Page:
Cookware Sets

Published May 2009

How we tested

We’ve never liked cookware sets. Most bundle together a lot of pans we don’t need and not enough of the ones we do—the five or six hardworking multitaskers that we turn to every day. Besides pans in impractical sizes (1-quart saucepans good for little more than melting butter or 8-inch skillets that are only useful if you’re cooking for one), these sets typically feature limited-use “specialty” cookware. Why clog your cabinets with sauté pans (skillets with high, straight sides), sauciers (rounded saucepans with wide rims), or “chef’s” pans (saucepans shaped like woks with domed lids) if you’ve already got a Dutch oven and other basic pans that can do anything they can do and more? And if you think you’ve found an incredible deal on a “14-piece” assortment, beware: Manufacturers count each lid and anything else that isn’t riveted on as a separate piece.

That said, buying pieces one by one gets expensive—particularly with high-end brands. If we could find a set that was a truly good value for the money, offering durable, high-quality construction and a selection on a par with our needs, we’d happily recommend it.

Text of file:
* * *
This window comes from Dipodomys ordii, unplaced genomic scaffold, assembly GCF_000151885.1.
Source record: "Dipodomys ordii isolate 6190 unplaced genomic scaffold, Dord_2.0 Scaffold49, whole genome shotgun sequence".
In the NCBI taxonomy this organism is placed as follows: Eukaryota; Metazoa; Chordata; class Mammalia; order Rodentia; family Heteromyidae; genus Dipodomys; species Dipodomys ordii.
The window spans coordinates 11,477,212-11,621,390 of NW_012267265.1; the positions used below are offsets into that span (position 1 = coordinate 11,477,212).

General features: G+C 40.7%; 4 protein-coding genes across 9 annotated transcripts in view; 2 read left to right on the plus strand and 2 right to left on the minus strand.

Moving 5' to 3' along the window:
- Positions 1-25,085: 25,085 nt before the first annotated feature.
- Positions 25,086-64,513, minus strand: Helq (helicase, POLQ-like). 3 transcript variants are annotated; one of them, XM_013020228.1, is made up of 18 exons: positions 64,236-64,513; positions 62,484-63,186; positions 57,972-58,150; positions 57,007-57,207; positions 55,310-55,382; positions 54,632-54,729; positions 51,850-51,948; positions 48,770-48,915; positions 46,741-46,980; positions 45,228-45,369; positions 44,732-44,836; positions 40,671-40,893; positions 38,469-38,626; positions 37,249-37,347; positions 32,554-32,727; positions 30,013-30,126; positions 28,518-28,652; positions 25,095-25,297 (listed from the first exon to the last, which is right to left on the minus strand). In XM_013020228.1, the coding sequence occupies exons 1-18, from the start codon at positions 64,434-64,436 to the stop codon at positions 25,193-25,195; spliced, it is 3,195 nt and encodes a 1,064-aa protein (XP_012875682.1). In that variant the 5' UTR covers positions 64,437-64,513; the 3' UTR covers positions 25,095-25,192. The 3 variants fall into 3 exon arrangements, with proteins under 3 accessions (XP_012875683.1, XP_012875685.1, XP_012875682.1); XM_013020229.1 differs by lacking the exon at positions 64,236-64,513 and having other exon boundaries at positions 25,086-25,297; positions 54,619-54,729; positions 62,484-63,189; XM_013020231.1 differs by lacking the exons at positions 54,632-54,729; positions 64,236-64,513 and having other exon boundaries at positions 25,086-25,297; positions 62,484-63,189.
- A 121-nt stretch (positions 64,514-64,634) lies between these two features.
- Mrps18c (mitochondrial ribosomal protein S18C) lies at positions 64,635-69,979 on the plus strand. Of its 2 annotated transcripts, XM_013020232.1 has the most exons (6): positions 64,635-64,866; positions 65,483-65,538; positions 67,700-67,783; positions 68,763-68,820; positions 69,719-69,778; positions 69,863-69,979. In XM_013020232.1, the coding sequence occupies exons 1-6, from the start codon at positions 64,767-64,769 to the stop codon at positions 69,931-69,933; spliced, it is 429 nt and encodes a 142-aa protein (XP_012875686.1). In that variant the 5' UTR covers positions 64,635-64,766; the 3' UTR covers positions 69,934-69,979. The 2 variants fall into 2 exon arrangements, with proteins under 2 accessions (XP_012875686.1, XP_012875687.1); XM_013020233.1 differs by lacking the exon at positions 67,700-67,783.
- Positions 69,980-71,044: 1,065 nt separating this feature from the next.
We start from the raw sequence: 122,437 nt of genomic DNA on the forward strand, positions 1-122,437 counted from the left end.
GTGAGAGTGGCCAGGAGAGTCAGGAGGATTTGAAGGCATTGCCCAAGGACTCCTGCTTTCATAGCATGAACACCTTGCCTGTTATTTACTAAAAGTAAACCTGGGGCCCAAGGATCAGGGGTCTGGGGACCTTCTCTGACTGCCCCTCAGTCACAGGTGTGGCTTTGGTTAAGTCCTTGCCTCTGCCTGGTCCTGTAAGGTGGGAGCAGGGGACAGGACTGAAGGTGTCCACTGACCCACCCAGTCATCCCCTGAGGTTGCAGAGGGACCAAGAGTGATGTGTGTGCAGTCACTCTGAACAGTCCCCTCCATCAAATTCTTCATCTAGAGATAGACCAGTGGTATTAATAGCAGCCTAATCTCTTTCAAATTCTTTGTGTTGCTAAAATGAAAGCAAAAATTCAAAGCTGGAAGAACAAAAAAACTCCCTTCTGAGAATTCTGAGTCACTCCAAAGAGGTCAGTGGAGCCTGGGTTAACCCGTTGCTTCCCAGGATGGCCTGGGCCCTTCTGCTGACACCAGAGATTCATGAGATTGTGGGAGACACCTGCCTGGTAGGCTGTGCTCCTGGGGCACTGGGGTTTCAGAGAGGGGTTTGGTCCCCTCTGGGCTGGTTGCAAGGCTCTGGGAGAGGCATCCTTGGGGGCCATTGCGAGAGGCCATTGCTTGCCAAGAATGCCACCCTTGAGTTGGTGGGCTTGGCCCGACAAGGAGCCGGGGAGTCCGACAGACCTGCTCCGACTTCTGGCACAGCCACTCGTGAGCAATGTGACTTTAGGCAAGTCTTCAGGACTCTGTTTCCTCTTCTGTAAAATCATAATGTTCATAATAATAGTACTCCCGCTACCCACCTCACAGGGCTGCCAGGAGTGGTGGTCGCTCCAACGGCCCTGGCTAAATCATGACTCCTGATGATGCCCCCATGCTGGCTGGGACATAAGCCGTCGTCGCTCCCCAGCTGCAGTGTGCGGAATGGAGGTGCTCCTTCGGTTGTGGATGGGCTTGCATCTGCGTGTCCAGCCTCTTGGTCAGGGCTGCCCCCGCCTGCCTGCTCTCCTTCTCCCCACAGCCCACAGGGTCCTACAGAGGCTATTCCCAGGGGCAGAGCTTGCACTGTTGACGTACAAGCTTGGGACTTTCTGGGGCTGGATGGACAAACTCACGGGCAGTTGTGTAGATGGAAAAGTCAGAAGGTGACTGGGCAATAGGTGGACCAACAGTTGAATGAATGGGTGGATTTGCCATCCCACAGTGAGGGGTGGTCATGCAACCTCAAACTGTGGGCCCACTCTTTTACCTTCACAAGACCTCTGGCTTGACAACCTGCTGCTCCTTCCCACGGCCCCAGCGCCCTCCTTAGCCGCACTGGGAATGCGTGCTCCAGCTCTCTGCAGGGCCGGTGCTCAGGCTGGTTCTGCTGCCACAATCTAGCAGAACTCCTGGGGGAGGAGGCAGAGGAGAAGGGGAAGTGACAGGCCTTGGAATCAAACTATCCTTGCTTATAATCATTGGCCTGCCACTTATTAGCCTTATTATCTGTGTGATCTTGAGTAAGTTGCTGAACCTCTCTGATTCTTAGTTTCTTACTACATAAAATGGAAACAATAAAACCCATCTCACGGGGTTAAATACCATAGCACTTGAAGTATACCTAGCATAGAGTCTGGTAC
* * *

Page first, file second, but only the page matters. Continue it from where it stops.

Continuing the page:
Seeking Out the Sets

Our natural starting point was All-Clad, a brand that has consistently topped our ratings over the years. We like its line in fully clad, stainless steel “tri-ply,” a style boasting three layers of metal fused together and extending from the bottom of the pan all the way up to the rim. Such construction helps to ensure even cooking and a steady transfer of heat. Our ideal set would include a roomy 12-inch traditional skillet (or fry pan—we use the terms interchangeably) that’s big enough to fit four chicken breasts; a 10-inch nonstick skillet for cooking delicate omelets and fish; a 12-inch cast-iron skillet for frying and searing; a 4-quart covered saucepan for vegetables and other side dishes; a 2-quart covered saucepan for heating soup or cooking oatmeal; a 6- or 7-quart enameled cast-iron Dutch oven for braising, deep-frying, and even baking bread; and a large stockpot that can do double-duty for pasta, lobster, or corn on the cob.

The downside of All-Clad, of course, is the price: It’s one of the most expensive brands on the market. A cursory search unearthed a 14-piece assortment that included four of the pans on our list, along with four others that definitely were not, and all for an outrageous $1,899.95. We also found a 10-piece All-Clad set (offered exclusively by a single retailer—an irksome trend with sets) that had four of the pans we wanted (the 12-inch skillet, the 2- and 4-quart saucepans, and a reasonably large 8-quart stockpot) and just one we didn’t (a 4-quart sauté pan). This was a definite improvement, but we were still stuck with the sauté pan and a total cost of $799.95. Could we do better?